The specific color scheme may vary, but in general regions where dark features overlap will appear RED, and areas of overlapping background will appear CYAN. Features unique to one or the other image will be WHITE or BLACK. If the same object is common to both images it 1) must be RED and 2) must have a uniform boundary of either BLACK or WHITE. The image can be resized and reoriented using "Free Transform" in the Edit Menu to test alignment of the images. The method of comparison is completely analogous to the widely used colocalization technique that is a widely used and accepted method in cell biology.
The color-coding for features in the overlapped image that are not common to both sources may vary depending on the type of image. In this case, a useful technique for identifying the source of any features is to pre-label each respective image with a large letter or number in the same relative location, such as the upper left corner. The color of the non-overlapping portion of the respective labels will then serve to identify the origin of any specific feature in question.
Actions for Specific Types of Image Overlay are as follows:
|Download All Files||Download all Forensic Actions files listed below in a single zip file.||.zip|
|Overlay Blots - Light Background||This Action overlay blots of normal contrast and provides an overlay with a white background (the main reason was to save "ink" on printout!). Intermediate decision step includes the nonlinear adjustments in contrast for each image.||.atn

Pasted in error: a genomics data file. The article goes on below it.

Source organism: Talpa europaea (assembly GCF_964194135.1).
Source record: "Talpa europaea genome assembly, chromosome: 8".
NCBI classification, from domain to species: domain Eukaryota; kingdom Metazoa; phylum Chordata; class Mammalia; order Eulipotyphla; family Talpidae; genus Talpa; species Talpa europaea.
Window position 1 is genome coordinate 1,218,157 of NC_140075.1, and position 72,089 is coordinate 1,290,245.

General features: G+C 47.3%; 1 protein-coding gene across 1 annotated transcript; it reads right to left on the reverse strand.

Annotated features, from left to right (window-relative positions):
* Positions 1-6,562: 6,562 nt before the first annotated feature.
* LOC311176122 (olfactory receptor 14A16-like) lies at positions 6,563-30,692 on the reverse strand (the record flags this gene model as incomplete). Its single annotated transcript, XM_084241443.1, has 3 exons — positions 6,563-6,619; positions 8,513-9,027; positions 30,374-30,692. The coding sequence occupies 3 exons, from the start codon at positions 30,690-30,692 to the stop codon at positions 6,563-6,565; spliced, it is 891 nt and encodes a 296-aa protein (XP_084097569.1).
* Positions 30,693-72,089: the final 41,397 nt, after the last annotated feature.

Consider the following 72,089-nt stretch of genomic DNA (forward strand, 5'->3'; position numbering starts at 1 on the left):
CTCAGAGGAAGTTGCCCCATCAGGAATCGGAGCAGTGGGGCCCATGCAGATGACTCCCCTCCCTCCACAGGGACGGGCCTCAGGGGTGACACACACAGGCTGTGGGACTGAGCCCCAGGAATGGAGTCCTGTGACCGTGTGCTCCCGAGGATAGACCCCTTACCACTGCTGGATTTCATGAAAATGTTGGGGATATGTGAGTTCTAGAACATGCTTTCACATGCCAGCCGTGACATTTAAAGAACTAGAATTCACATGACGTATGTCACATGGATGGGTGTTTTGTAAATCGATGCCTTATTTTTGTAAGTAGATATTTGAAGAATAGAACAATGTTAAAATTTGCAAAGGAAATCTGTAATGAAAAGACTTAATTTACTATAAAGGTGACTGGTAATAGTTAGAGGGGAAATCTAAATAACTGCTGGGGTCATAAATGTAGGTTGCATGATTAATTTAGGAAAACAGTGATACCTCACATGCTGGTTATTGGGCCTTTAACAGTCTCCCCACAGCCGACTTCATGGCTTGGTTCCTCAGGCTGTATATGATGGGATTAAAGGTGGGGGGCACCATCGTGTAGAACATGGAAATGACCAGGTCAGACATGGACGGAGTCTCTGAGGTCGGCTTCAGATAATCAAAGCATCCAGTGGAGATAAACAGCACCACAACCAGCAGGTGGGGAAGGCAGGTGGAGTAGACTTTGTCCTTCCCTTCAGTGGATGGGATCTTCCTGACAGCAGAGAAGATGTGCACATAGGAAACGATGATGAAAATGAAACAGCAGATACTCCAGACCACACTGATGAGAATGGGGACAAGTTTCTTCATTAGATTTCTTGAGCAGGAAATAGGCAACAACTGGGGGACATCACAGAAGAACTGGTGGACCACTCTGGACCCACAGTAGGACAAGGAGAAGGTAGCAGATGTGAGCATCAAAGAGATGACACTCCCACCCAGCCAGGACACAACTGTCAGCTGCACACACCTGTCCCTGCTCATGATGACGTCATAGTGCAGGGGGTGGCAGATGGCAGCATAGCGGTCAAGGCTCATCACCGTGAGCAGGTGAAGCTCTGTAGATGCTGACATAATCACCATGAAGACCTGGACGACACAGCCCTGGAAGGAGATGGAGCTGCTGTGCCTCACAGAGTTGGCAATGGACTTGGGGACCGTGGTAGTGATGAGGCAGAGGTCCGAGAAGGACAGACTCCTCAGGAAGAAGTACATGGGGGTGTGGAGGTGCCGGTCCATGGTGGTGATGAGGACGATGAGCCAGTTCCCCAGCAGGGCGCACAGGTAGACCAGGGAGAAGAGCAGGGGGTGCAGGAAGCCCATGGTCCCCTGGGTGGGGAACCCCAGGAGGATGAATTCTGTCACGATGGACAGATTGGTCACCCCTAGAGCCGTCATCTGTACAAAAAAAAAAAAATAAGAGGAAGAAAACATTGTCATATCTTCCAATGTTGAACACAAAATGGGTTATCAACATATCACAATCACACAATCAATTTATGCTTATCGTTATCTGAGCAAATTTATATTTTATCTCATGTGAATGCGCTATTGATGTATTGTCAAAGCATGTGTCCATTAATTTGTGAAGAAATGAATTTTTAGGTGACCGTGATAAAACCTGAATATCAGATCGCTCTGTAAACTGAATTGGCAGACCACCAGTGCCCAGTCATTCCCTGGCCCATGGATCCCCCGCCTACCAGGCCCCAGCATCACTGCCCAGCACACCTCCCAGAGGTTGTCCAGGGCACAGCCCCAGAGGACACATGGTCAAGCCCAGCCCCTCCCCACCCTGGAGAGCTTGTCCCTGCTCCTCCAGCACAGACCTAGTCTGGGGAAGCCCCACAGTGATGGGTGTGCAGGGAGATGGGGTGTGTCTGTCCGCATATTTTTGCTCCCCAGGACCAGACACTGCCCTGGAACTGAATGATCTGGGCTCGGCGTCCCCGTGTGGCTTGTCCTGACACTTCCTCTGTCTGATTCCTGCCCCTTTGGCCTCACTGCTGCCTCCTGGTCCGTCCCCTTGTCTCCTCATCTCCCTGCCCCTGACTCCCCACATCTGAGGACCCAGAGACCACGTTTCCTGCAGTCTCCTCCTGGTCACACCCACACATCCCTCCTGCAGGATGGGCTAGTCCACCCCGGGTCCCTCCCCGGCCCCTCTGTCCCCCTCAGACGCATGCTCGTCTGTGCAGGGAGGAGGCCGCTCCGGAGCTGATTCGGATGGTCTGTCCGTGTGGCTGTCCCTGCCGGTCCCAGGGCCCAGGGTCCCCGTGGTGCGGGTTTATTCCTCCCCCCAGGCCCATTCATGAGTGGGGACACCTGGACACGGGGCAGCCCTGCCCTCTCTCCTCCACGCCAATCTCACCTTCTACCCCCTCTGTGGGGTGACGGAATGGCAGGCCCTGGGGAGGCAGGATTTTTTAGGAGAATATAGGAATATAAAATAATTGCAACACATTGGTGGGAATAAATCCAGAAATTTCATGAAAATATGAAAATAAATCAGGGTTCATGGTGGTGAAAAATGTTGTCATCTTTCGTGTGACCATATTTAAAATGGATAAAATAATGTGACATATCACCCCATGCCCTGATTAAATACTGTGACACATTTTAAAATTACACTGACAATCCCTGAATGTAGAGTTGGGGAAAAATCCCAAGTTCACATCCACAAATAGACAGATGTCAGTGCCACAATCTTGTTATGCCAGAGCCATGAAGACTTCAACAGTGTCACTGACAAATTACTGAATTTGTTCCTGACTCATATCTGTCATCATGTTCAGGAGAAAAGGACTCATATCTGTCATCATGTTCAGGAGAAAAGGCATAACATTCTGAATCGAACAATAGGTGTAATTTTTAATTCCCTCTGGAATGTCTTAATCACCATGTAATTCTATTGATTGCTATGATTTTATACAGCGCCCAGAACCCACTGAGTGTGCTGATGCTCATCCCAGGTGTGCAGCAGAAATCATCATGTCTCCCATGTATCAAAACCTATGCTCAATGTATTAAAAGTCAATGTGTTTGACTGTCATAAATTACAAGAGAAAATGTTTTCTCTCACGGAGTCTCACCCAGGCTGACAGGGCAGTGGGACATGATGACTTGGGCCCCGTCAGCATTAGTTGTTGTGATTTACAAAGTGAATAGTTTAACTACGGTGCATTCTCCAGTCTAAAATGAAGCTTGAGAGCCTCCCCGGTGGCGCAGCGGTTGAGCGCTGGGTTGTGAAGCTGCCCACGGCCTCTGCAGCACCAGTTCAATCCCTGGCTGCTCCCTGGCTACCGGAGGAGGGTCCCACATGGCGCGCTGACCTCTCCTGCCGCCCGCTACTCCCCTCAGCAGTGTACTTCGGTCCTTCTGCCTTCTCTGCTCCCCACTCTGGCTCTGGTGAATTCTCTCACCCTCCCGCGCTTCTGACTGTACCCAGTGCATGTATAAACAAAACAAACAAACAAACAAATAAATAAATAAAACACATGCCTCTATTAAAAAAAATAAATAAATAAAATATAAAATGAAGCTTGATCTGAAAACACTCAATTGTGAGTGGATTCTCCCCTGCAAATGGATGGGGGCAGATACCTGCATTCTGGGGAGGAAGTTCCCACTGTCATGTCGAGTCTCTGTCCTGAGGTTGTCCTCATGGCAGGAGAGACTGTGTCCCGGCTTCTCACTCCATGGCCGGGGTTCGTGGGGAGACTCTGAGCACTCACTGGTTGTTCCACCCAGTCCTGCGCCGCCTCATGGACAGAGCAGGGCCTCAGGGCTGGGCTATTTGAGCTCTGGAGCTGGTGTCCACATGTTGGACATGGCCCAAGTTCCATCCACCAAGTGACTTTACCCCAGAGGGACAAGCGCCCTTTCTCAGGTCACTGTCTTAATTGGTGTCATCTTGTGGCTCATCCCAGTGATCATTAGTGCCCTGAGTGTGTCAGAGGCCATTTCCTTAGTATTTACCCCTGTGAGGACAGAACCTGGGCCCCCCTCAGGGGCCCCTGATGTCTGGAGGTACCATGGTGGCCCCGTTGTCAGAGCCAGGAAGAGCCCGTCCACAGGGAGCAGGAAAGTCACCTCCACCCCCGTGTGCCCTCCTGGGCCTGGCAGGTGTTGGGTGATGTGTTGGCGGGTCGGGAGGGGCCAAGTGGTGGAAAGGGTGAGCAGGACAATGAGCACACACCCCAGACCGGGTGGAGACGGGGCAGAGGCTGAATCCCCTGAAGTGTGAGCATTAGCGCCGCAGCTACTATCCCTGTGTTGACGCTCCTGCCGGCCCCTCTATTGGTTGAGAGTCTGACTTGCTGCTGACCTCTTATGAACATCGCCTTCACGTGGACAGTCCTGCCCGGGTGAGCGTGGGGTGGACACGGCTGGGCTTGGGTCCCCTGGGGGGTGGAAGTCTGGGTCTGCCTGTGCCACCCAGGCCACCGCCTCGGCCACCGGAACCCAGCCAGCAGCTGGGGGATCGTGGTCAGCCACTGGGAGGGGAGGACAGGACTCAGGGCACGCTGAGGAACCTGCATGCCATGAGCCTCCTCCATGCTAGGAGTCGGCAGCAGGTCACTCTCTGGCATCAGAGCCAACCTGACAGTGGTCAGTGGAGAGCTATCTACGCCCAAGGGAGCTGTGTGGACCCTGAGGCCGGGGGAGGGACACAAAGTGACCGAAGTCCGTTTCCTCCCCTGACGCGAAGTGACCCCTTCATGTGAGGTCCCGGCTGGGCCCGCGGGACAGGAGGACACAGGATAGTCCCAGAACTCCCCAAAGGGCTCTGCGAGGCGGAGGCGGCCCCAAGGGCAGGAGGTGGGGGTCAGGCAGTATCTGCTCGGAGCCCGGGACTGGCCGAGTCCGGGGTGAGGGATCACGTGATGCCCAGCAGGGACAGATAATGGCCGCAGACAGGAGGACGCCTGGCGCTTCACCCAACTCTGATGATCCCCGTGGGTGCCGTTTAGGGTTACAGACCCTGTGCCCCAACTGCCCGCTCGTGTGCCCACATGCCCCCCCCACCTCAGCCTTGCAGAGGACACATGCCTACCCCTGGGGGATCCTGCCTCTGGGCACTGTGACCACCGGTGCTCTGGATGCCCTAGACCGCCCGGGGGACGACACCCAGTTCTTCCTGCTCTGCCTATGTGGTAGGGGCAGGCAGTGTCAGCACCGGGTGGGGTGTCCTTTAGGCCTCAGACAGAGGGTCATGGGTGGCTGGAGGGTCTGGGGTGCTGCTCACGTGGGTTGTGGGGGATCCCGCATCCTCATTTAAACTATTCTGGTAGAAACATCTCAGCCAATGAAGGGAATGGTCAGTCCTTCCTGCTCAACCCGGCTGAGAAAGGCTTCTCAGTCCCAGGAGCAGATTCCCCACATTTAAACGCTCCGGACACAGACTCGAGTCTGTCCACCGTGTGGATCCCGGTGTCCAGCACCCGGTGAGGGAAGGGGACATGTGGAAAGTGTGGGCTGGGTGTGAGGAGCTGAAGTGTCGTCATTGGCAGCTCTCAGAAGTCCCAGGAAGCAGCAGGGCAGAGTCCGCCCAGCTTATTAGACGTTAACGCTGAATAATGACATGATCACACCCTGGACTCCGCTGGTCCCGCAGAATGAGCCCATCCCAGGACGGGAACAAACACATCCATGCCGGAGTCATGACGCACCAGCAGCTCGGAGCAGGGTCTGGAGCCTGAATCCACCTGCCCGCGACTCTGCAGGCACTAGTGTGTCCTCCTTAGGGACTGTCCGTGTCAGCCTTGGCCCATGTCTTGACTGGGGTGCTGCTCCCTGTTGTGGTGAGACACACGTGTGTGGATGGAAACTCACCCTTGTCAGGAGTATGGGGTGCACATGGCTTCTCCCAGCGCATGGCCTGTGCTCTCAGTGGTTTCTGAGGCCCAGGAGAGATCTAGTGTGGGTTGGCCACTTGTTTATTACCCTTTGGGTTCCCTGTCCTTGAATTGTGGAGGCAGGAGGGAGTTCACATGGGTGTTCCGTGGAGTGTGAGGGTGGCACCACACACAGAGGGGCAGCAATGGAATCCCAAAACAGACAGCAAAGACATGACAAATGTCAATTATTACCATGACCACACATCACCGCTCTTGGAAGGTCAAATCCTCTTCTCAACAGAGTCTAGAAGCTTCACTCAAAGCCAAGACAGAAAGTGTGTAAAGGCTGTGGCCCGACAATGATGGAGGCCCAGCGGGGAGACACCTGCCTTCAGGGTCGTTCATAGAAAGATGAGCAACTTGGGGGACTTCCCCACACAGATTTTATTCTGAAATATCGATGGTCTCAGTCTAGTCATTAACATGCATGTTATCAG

|Level & Overlay Blots - White Background||This Action is designed to overlays blots that are dark or overexposed, by first making adjustments through first level in contrast in each image. Like before, the resultant overlay results in a white background as above.||.atn
|Level & Overlay Dark Blots||This Action levels dark blots, but reverts to creates the original black background used in original forensic droplets.||.atn
|Overlay Figures - White Background||This Action is set up to compare black and white artwork such as graphs, FACS plots and scattergrams, or physiological traces. The result overlay retains a white background similar to the original plot.||.atn
|READ ME 1 FILE||The Read Me file includes a Comments Section contains general advice for the use of the Gradient Map to visualize subtle features in images, and an explanation for the basis for why it is effected. In addition, a section on Interpretation gives a very brief overview of what to make of the results.||.doc|
|Gradient Map Demonstration Slide||This slide illustrates the principles of the visualizations using the gradient map.||.ppt|
Comments are Welcome:
Simply email ORI using "Forensic Actions" in the subject line.
Set of Advanced Forensic Actions: Additional Forensic Actions that are compatible with Photoshop v CS4-5, advanced look-up tables for improved visualizations over a wide dynamic range, with instructions for use and additional Look UP Tables are also available.